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Tuesday, December 18, 2012

Oral Rinse Doxepin Relieves Painful Mucositis in Head and Neck Cancer

English: Doxepin Polski: Doxepin - Doksepina
English: Doxepin Polski: Doxepin - Doksepina (Photo credit: Wikipedia)
The ASCO Post: "Doxepin oral rinse significantly improved oral mucositis in patients treated with radiation therapy for head and neck cancer according to results of a phase III trial presented at the 54th Annual Meeting of the American Society for Radiation Oncology (ASTRO) in Boston. However, the improvement was modest."


Study Details
"N09C6 was a double-blind, randomized, placebo-controlled trial of 140 patients with head and neck cancer who had oral mucositis pain scores above 4 (out of 10). Patients with head and neck cancer were enrolled between December 2010 and May 2012 and treated with radiation at doses above 50 Gy involving more than one-third of the oral cavity. Patients assigned to doxepin used an oral rinse at a dosage of 25 mg in 5 mL of water for 1 minute on day 1; patients then crossed over to the other treatment arm on day 2. Continued treatment with doxepin was allowed on an as-needed basis.
Pain was measured by the area under the curve (AUC) on a pain scale over time. On day 1, doxepin-treated patients reported a pain reduction to –9.1 vs –4.7 for placebo recipients (P = .0003). Crossover data from day 2 showed similar findings, with an AUC pain score of –7.9 in the doxepin group vs –5.6 in the placebo group (P = .009).
Doxepin was well tolerated, but was associated with more stinging and burning (mean pain score of 3.7 for doxepin vs 1.1 for placebo) as well as an unpleasant taste (mean unpleasant taste score at 5 minutes of 2.9 for doxepin vs 1.6 for placebo), and caused greater drowsiness (mean drowsiness score of 3.9 for doxepin vs 2.8 for placebo). During the optional continuation phase, the majority of patients (64%) elected to continue doxepin."

64% of patients chose to continue doxepin after study completion.

*Click here to see full article.

***
From Oncology Times:


"Patients were asked to rate their pain at baseline and at 5, 15, 30, 60, 120, and 240 minutes later. The median pain score at baseline was 5.5 points, “which is the point at which it starts to interfere with eating and drinking,” he said.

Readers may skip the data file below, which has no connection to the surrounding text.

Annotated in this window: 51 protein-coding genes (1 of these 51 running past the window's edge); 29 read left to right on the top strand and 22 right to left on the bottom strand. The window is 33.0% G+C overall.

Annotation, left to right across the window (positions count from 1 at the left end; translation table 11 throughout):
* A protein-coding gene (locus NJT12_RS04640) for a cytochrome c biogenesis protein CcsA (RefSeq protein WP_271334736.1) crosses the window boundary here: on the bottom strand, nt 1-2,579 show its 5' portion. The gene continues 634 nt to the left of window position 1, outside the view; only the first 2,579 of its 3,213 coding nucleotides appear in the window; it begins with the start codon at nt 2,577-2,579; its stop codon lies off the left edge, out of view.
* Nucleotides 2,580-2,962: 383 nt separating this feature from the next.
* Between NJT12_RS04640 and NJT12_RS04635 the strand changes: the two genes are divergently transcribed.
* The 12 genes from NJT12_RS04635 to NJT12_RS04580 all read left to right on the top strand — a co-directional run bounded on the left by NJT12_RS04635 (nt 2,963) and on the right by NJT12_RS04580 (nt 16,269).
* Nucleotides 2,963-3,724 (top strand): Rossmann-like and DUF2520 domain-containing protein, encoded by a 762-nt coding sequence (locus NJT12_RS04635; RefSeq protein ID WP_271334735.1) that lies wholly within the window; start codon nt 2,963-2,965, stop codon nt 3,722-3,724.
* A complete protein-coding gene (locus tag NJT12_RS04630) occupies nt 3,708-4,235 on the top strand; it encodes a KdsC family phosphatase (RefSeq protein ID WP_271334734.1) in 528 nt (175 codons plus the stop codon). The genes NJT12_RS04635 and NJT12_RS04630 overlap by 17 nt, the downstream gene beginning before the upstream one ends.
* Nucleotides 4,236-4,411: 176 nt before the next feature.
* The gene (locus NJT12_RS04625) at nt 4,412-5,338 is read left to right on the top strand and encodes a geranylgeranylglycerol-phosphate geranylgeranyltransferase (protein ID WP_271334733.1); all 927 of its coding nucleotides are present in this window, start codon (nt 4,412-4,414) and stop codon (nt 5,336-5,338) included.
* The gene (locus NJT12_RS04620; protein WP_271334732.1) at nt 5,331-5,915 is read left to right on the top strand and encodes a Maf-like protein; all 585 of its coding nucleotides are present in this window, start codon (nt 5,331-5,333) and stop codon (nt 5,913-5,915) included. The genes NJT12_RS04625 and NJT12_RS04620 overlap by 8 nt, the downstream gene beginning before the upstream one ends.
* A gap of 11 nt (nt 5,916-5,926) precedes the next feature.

During the four-hour period after the drug was administered, pain scores dropped an average of one point in the  placebo group compared with two points for the doxepin group, a significant difference, he said. After the two-day period two-thirds of patients elected to continue doxepin."
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“There are many, many local institutional recipes for mouth rinse and numbing rinses, so it is nice to see a controlled trial. However, the trial looks at only one single aspect of oral mucositis -- pain, and I would like to have seen swallowing and other endpoints evaluated as well.”

He also questioned how clinically meaningful “a transient improvement of one point on a 10-point pain scale really is to patients who are already on narcotics. Perhaps the same could be achieved by giving them one extra pill when they have breakthrough pain, rather than introduce an entire new class of drugs with its own set of side effects.”

The fact that patients on placebo improved one point on the pain scale could be just “a wonderful testament to the placebo effect,” Harari added.

The bottom line: Before the doxepin rinse is considered for widespread use, there should be a Phase III trial comparing the rinse with an extra narcotic capsule or with a numbing rinse, rather than placebo, he said."
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Pharmacy History

"The earliest known compilation of medicinal substances was ARIANA the Sushruta Samhita, an Indian Ayurvedic treatise attributed to Sushruta in the 6th century BC. However, the earliest text as preserved dates to the 3rd or 4th century AD.
Many Sumerian (late 6th millennium BC - early 2nd millennium BC) cuneiform clay tablets record prescriptions for medicine.[3]

Ancient Egyptian pharmacological knowledge was recorded in various papyri such as the Ebers Papyrus of 1550 BC, and the Edwin Smith Papyrus of the 16th century BC.

The earliest known Chinese manual on materia medica is the Shennong Bencao Jing (The Divine Farmer's Herb-Root Classic), dating back to the 1st century AD. It was compiled during the Han dynasty and was attributed to the mythical Shennong. Earlier literature included lists of prescriptions for specific ailments, exemplified by a manuscript "Recipes for 52 Ailments", found in the Mawangdui tomb, sealed in 168 BC. Further details on Chinese pharmacy can be found in the Pharmacy in China article."

From Wikipedia: http://en.wikipedia.org/wiki/Pharmacy#History_of_pharmacy

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